For the allergic, spring can be a roller coaster ride as pollen counts dip then spike, sometimes in reaction to fluctuating weather patterns. For the puffy, red-eyed and itchy, this year’s ride has begun.

Pollen counts had been far below normal because of a colder-than-usual February, but they made up for it as temperatures rose, spiking to above-average levels in March, said Susan Kosisky, a microbiologist for the U.S. Army Centralized Extract Laboratory in Silver Spring, Md.

The seasonal trek is especially bumpy for those who have more than allergies — people who often have no idea they have another problem. How do you tell if your allergy-like symptoms are being caused by allergies, another condition or both?

With allergies, the body’s immune system produces excess antibodies that attack what it perceives as invaders. This response causes inflammation and irritation of the eye and/or nose, among other symptoms, said Michael Kletz, an allergist/immunologist whose practice has offices in McLean and Washington.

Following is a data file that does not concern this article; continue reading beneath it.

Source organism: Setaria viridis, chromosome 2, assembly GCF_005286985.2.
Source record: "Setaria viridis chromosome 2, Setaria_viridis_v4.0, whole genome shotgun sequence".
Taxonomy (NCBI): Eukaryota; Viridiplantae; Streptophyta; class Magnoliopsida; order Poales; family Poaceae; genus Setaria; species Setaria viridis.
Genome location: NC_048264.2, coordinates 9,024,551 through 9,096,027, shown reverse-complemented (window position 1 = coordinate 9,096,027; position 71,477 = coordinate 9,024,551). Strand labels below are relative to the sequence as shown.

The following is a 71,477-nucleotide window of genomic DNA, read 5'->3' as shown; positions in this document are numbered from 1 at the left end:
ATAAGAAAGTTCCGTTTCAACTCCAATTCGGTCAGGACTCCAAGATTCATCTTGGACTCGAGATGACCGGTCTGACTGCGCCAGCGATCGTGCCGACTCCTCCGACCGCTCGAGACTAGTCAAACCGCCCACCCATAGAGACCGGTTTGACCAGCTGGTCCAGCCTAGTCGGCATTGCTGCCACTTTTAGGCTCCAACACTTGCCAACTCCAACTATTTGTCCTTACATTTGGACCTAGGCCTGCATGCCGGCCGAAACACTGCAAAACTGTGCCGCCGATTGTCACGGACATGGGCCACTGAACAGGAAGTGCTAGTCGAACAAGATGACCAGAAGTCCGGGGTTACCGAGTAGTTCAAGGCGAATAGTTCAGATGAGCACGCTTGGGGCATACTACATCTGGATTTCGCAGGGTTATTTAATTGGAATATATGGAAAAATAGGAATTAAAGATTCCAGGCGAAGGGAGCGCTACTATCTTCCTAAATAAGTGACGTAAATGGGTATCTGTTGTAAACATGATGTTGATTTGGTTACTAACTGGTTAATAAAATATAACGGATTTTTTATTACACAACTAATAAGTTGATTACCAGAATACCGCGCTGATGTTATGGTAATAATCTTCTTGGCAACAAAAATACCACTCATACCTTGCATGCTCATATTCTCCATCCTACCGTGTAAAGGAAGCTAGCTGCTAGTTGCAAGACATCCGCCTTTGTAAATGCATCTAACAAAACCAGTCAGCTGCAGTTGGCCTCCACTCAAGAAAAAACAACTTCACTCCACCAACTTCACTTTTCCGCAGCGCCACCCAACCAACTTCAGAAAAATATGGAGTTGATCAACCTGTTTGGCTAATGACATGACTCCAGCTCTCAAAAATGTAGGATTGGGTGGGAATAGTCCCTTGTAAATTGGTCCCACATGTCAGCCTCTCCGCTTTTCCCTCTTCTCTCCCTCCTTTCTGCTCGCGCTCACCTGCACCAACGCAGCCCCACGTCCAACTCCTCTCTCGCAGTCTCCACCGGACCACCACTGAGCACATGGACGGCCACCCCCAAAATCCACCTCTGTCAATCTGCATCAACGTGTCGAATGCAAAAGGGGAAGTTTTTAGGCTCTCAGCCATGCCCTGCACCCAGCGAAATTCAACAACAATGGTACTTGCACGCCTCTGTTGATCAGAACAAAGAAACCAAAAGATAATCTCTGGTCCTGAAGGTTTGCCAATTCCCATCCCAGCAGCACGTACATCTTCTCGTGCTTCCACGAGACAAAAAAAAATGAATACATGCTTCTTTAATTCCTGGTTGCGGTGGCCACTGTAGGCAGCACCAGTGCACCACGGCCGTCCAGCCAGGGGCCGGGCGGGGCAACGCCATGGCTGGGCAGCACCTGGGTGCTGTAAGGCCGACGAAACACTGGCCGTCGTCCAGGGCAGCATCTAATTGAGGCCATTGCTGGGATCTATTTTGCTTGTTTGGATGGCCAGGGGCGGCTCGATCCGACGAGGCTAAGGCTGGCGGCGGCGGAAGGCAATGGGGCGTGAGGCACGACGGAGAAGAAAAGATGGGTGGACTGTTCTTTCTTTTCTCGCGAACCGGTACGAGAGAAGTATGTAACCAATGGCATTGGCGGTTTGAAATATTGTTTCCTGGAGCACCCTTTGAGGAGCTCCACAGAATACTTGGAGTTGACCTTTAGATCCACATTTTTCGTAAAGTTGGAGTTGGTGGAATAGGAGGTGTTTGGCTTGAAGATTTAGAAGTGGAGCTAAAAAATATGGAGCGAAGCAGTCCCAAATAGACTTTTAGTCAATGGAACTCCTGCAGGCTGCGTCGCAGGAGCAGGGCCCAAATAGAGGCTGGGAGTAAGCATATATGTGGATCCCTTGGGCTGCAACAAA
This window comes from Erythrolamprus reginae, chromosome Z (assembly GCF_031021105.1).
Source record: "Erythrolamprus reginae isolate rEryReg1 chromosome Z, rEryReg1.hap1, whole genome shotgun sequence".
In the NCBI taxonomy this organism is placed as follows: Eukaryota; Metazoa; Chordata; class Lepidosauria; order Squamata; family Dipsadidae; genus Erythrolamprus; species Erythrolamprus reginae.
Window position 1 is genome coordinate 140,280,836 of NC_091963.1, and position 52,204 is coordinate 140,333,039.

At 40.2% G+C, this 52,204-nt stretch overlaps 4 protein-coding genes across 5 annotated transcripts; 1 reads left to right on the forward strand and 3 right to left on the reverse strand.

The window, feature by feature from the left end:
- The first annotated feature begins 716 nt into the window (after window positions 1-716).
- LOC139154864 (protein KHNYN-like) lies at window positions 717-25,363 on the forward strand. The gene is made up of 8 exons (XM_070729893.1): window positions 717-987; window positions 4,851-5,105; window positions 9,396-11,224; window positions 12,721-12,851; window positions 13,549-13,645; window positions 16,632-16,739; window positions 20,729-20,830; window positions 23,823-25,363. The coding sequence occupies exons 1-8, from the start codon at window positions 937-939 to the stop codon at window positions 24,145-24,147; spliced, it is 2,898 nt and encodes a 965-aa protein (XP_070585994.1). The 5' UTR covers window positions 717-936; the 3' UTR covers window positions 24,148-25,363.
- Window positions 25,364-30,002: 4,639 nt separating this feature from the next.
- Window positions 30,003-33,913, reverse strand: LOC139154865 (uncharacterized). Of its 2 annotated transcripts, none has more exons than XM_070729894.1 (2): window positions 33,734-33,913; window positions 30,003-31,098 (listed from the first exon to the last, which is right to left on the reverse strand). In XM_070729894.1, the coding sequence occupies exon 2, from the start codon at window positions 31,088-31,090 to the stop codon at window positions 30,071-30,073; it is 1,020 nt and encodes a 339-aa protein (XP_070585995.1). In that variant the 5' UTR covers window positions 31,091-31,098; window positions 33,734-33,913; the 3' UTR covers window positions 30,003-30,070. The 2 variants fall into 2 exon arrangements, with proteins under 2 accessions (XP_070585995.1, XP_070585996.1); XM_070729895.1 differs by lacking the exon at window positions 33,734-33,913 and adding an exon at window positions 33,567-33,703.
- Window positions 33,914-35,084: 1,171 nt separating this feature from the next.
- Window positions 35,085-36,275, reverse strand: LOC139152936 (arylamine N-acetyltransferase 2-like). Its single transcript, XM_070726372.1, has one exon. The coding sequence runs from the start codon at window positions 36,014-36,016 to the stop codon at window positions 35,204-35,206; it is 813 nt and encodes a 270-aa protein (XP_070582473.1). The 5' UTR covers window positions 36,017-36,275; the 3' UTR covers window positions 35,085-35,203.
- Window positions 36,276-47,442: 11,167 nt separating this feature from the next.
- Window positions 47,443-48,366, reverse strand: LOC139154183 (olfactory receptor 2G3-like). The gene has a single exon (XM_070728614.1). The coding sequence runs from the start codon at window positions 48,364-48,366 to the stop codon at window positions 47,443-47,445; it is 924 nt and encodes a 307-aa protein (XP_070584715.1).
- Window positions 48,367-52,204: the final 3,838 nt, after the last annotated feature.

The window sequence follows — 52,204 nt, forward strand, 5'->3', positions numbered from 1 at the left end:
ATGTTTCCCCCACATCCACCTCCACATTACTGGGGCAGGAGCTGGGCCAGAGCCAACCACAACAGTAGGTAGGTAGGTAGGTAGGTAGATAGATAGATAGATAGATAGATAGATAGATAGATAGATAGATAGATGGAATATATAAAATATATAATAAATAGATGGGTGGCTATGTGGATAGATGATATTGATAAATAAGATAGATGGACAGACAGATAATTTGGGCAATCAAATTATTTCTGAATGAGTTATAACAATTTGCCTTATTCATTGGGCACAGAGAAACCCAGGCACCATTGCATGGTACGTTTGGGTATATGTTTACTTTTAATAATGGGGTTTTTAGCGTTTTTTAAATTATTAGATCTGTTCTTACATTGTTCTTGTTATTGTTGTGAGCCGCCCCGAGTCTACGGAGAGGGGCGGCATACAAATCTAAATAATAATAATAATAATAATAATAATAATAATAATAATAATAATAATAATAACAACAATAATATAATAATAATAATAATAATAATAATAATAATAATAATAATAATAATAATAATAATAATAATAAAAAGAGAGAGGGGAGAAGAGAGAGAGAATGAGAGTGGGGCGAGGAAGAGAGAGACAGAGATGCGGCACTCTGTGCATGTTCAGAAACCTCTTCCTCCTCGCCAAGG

Jill King, a 38-year-old Gaithersburg resident, had allergies for years. When her symptoms worsened during her pregnancy, she figured it was because she had chosen not to take antihistamines while carrying her child. She improved a little after the baby was born, but by her second pregnancy she had to use an inhaler.

“I was wheezing, and my whole face felt full,” she said. “It was even worse during my third pregnancy.”

The allergist who later prescribed antihistamines for King noticed a polyp, so it was on to an ear, nose and throat doctor.

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Jeffrey R. Ungvary President

Jeffrey R. Ungvary